Input gain adjustment:  0 ... -12,5 dB (0,5 dB/step)
Dimensions:  420w x 95h x 310d mm (with granite base) /  power supply 120 x 80 x 160 mm
Weight:  preamp -12 kg / granite base - 12 kg; / power supply - 3,2 kg
Included in delivery:  preamplifier, power supply, power cord, granite base

Reviews

Brinkmann introduction
Brinkmann introduction

As usual for Brinkmann, we didn't accept any compromises when developing the »Marconi«. The volume control, for instance, is purely electronic and works in two planes. First, the sensitivity of each of the six inputs (two of them balanced) can be adjusted individually and saved, thus eliminating the obnoxious jumps in volume when switching between sources. Second, the “actual” volume control consists of a motorized potentiometer that can be operated either remotely or with the knob on the front plate. This potentiometer digitally controls ICs which in turn adjust the playback volume passively with discrete resistors in precise steps of 0.5 dB. The utmost immunity against any influences can only be achieved with balanced signal processing. Which means that for a stereo preamp, four complete amplifiers are required since the signal is processed both in phase aswell aswith a 180 degree phase shift.

Line stage »Marconi« 
 
A line stage has three duties. First, it switches the various sources. Second, it controls the playback volume. And third, it conditions the signal in such a manner that even long runs of cable between line stage and power amp will not have an influence on the sound. The most important of course being that the preamp has as little as possible – ideally none – influence on the signal's musical integrity.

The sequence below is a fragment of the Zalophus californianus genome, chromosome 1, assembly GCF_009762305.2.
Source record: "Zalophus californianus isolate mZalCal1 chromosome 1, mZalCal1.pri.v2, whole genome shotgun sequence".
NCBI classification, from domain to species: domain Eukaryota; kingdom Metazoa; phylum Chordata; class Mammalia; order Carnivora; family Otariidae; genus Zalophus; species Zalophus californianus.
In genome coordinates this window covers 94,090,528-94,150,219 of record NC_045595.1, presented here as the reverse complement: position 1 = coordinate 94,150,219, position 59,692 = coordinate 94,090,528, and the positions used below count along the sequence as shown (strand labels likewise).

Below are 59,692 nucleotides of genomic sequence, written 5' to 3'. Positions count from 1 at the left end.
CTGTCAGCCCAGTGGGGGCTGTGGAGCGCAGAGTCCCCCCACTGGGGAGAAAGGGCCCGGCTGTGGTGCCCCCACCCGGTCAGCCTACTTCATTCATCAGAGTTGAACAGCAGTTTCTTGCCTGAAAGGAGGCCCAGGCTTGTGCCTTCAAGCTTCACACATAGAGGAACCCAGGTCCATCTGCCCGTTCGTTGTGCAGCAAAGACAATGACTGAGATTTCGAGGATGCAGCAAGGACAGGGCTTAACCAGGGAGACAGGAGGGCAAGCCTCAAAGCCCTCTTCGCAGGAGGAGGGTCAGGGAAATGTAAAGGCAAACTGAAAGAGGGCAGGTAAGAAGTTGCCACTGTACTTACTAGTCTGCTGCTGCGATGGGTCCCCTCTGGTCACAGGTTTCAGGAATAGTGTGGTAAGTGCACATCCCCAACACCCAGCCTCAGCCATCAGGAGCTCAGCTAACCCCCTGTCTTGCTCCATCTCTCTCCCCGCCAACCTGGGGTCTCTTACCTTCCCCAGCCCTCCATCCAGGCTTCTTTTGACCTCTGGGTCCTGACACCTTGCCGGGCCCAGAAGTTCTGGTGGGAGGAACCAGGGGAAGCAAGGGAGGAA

As usual for Brinkmann, we didn't accept any compromises when developing the »Marconi«. The volume control, for instance, is purely electronic and works in two planes. First, the sensitivity of each of the six inputs (two of them balanced) can be adjusted individually and saved, thus eliminating the obnoxious jumps in volume when switching between sources. Second, the “actual” volume control consists of a motorized potentiometer that can be operated either remotely or with the knob on the front plate. This potentiometer digitally controls ICs which in turn adjust the playback volume passively with discrete resistors in precise steps of 0.5 dB. The utmost immunity against any influences can only be achieved with balanced signal processing. Which means that for a stereo preamp, four complete amplifiers are required since the signal is processed both in phase aswell aswith a 180 degree phase shift. 

Since components and external interferences influence the in- and the out-of-phase signal to the same degree, they can be eliminated at the input of the power amplifier by means of a circuit that only amplifies the differences between the two signals (i.e. the music), but not what they have in common (i.e. the interferences). This immunity of influences alone in our opinion justifies the doubled parts count and complexity. We use a vacuum tube phase inverter stage. And it's not for nostalgic reasons that we rely on tubes – it's because they operate (practically) without delay and thus guarantee an inverted signal that is perfectly in sync with its non-inverted counterpart. The tubes sit in two large side-mounted heat sinks and can thus dissipate their heat without many obstacles in the way. The remote control allows the selection of the inputs, controls the volume (including mute) and allows the switching of the absolute phase of the signal. The display on the front panel informs about the selected input, its level and the absolute phase.